Alcohol incidents up 27 percent in 2009, report says

Confirming concerns raised by Yale officials last year that alcohol problems were on the rise, 2009 crime statistics released by the Yale Police Department on Wednesday show a 27 percent increase in local alcohol-related incidents compared to 2008.

Police recorded 163 alcohol-related incidents in 2009, up from 128 in 2008, according to the 2009 Campus Safety Report. In an interview with the News on Wednesday, Deputy Secretary Martha Highsmith, who oversaw Yale security in 2009, said the statistics suggest alcohol abuse on campus has escalated over the last five years.

“There was a real spike in terms of folks finding themselves in trouble,” said Jonathan Holloway, master of Calhoun College and chair of the College of Masters. “We’re all very concerned.”

Otherwise, the report provided mixed results on campus crime reduction: The number of burglaries on campus jumped from 51 in 2008 to 74 in 2009, but that’s still far fewer than the 103 on-campus burglaries reported in 2007. Sex offenses, meanwhile, fell by half last year, from 13 in 2008 to seven in 2009.

Of the 163 alcohol-related incidents, 74 were arrests. Police made most of them on public property, such as streets and sidewalks adjacent to the University. Only 10 arrests were made on campus, down from 29 in 2008 and 33 in 2007. Off campus, police made 12 arrests in 2009, up from zero in 2008.

In 2005, police made no alcohol-related arrests at all. But the arrests greatly increased in 2007 after state legislators in late 2006 passed stricter liquor laws that made it illegal for minors to posses alcohol on private property and for people of legal drinking age to fail to stop the possession of alcohol by a minor.

In addition to the arrests, the University also handed down 31 disciplinary actions to students in 2009, up from 17 in 2008, according to the report.

Although the alcohol-related crime numbers have increased in recent years, they are not entirely caused by Yale students. Highsmith said anyone caught on campus in violation of state liquor laws by the YPD — even those with no Yale affiliation — is counted in the report. She added that she knew of one individual without any ties to Yale who was arrested for drinking in a University parking lot.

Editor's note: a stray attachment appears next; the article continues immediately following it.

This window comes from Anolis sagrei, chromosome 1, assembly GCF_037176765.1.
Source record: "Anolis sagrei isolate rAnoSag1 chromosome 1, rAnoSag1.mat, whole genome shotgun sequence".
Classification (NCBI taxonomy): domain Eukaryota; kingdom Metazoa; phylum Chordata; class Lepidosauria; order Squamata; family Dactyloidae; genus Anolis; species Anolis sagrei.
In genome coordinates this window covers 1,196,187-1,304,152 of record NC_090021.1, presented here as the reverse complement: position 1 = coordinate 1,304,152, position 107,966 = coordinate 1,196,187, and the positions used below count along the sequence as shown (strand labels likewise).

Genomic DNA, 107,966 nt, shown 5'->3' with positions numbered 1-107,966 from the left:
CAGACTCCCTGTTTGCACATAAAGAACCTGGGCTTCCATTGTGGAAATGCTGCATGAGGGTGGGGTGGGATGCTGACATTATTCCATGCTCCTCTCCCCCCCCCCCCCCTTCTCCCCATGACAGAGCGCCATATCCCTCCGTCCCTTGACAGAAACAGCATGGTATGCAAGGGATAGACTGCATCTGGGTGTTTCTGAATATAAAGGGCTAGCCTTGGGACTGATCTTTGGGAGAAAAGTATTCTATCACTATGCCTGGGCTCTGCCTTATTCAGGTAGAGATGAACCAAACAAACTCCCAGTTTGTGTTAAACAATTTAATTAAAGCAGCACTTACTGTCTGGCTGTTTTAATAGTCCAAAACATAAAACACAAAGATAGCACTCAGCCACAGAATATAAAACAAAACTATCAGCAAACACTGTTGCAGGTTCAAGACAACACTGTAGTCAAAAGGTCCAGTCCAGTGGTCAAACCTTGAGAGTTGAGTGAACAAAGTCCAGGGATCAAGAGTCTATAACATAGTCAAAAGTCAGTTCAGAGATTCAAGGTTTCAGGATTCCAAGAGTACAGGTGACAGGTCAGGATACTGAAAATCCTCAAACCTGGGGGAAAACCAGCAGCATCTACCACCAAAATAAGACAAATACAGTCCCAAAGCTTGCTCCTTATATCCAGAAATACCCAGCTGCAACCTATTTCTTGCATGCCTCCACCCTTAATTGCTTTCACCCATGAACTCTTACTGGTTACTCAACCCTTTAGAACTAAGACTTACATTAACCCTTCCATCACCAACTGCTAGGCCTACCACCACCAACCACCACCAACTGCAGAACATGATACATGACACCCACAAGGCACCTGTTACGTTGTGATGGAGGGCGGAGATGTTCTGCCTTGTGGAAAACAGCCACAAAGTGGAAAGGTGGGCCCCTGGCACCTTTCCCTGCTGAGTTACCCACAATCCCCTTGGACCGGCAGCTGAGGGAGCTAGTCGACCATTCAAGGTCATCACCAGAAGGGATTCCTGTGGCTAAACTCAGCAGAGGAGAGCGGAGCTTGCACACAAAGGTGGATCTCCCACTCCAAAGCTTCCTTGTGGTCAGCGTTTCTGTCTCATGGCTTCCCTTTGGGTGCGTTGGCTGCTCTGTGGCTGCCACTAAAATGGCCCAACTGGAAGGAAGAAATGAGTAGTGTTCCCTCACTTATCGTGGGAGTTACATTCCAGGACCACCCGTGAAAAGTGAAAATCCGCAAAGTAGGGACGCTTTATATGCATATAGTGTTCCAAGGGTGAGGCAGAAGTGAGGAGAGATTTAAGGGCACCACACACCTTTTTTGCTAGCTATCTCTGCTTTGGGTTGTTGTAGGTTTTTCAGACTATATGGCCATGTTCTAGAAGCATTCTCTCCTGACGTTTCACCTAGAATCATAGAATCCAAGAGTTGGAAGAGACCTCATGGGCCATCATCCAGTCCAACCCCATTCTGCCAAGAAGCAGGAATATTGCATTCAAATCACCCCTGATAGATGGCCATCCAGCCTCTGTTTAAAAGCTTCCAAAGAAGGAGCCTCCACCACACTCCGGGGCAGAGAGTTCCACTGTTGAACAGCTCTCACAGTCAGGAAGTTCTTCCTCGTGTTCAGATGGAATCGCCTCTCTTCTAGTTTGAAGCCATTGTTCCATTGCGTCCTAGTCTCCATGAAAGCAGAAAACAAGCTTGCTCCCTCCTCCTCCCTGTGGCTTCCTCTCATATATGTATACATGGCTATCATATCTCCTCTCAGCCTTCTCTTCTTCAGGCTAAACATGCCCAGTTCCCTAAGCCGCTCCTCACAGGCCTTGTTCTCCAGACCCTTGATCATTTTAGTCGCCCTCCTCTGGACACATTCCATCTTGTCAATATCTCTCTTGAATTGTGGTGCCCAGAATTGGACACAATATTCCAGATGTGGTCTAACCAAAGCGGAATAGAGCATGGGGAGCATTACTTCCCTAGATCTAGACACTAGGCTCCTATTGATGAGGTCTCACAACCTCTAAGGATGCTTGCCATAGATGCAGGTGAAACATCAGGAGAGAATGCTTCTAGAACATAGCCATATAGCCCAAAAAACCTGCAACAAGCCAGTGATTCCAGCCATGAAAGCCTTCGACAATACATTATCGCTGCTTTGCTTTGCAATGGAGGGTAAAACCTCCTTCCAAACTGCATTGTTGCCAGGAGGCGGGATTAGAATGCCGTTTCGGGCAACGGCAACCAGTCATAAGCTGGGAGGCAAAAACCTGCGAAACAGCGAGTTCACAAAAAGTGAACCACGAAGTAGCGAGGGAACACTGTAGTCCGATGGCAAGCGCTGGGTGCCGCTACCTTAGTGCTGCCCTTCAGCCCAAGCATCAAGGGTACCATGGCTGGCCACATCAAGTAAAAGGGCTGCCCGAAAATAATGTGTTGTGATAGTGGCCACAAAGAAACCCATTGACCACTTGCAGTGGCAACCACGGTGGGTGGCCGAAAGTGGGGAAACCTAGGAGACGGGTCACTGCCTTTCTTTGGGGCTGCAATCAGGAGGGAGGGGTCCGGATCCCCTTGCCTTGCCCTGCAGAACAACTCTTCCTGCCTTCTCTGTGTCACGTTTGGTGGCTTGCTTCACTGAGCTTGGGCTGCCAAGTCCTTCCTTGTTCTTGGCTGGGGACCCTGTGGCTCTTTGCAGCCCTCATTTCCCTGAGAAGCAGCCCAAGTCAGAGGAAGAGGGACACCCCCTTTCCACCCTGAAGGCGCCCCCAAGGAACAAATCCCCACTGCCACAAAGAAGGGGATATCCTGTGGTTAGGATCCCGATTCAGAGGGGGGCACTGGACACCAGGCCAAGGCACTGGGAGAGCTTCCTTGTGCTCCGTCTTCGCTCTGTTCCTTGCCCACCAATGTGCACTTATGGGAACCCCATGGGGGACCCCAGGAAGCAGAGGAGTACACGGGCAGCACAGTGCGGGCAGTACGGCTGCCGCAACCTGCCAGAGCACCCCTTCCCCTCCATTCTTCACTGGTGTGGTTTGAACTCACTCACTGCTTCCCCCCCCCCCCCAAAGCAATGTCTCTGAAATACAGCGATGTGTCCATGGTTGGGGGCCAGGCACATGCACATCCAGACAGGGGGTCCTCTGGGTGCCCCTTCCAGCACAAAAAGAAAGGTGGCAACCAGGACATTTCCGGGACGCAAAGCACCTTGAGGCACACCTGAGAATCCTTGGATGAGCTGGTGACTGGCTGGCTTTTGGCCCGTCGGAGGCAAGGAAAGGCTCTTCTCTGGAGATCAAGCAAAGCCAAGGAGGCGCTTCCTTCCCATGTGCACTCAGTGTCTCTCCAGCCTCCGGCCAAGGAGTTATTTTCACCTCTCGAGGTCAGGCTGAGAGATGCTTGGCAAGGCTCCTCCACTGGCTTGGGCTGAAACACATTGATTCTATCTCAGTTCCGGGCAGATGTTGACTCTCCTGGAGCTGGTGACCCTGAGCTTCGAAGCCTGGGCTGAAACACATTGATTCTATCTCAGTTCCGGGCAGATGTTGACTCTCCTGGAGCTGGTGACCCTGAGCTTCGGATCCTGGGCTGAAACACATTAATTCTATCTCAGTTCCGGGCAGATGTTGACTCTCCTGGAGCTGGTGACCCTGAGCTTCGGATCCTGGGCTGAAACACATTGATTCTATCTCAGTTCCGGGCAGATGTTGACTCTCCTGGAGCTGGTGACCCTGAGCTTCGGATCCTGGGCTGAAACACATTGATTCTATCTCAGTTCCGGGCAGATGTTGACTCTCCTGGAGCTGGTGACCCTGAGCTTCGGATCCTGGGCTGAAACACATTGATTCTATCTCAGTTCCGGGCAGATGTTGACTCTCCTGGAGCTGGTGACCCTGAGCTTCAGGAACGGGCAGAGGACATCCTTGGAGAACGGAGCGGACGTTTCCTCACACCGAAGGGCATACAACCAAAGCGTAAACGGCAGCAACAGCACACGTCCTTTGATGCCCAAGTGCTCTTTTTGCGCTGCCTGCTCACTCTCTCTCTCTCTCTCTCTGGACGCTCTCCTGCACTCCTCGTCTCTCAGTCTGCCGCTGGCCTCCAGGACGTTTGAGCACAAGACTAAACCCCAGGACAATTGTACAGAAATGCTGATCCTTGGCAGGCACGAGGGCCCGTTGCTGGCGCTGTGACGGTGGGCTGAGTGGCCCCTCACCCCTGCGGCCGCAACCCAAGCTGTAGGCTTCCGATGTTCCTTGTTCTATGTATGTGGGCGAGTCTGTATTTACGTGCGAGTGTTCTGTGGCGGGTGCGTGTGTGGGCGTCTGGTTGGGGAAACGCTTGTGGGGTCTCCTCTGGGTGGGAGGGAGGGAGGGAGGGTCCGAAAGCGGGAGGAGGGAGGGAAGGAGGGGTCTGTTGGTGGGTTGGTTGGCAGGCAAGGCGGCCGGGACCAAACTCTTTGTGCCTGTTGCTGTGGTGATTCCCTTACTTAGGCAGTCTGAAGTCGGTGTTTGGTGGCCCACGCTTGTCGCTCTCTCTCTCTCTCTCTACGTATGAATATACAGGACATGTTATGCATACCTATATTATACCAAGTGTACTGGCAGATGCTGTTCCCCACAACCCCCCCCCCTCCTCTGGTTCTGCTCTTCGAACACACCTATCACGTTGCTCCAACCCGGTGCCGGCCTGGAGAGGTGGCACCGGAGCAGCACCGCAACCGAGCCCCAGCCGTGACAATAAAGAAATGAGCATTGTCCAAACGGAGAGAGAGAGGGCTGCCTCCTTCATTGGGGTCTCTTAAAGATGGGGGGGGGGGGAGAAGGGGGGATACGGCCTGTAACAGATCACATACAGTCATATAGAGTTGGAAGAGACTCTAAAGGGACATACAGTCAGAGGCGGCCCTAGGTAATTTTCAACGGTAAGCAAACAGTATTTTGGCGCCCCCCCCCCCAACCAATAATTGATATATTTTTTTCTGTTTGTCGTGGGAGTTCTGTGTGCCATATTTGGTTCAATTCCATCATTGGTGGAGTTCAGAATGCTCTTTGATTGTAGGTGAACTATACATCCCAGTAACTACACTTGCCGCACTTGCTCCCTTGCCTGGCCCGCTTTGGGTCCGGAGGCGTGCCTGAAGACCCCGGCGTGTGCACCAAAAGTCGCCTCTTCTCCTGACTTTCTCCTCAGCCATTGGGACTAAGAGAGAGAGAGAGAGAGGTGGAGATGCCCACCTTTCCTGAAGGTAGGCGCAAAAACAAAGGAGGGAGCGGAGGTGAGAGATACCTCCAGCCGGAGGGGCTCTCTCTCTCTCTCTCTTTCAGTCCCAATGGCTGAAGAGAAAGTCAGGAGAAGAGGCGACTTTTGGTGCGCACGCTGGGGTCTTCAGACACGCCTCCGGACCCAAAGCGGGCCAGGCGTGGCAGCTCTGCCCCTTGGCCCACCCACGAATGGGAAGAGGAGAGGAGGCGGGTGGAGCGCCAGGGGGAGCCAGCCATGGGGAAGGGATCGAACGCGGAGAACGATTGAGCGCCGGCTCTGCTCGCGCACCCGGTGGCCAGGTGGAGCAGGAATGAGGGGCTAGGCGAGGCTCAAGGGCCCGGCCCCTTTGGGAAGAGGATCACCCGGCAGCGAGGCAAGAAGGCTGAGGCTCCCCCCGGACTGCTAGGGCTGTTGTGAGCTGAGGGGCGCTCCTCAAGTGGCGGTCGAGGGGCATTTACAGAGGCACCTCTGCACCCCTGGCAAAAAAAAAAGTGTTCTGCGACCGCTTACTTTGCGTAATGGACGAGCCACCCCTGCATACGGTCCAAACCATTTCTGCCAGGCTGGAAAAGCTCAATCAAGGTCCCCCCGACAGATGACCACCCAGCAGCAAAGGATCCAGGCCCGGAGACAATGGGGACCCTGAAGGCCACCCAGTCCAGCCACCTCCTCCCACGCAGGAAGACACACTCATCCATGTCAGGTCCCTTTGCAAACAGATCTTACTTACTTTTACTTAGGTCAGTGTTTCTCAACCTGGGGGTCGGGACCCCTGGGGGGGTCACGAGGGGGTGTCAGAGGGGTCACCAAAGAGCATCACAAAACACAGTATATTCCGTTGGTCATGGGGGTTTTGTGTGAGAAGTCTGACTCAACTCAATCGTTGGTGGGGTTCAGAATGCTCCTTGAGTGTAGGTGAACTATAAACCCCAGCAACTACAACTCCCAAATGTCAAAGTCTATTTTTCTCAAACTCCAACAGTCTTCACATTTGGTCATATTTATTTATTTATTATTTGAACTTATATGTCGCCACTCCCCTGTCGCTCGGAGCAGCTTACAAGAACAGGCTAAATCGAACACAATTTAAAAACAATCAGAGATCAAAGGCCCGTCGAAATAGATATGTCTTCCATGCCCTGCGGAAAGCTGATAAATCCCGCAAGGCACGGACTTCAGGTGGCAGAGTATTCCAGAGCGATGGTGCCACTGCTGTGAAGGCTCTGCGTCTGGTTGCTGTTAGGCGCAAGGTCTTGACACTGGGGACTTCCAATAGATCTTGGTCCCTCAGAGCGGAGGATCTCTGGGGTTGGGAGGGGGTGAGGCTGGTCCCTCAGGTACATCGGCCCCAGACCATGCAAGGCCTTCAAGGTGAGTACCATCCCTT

Last fall, a week before Halloween, at least eight students were transported to medical facilities from the Safety Dance at Commons. The YPD at the time created a new police detail to increase surveillance of panhandling and public drunkenness. Although the Yale Police chief at the time, James Perrotti, said the detail was not established to monitor underage drinking and alcohol purchases, many students interviewed at the time said they or their friends were searched for alcohol by Yale police as they walked around campus.

Citations of alcohol infractions greatly increased during October and November weekends, according to crime log records. For instance, although Highsmith said last November that enforcement always increases in years when the Harvard-Yale football game is played at home, police cited three minors for possession at The Game last year while they issued only one citation during the entire month of November 2007.

To tackle the rise in alcohol-related incidents, the Yale College Dean’s Office recently hired a student affairs fellow, Ben Flores ’10, to direct University efforts to curb illegal drinking.

Comments

  • yeahright

    Those numbers are fudged across the board depending on the whim of the Police administration. You need an in depth investigation on the reporting of these statistics especially when it comes to the Clery act. Assistant Chief Higgins and Lt. Wosnik are constantly fudging the numbers just like Chief Perrotti did during his time. They play games with addresses and criminal codes to avoid reporting certain things or to report the incident as something more innocuous.

  • Hounie13

    These numbers do no reflect an increase in alcohol abuse but an increase in police enforcement of the law. Police was especially brutal last year when it came to alcohol. I witness them cite a number of people last year when they were perfectly okay.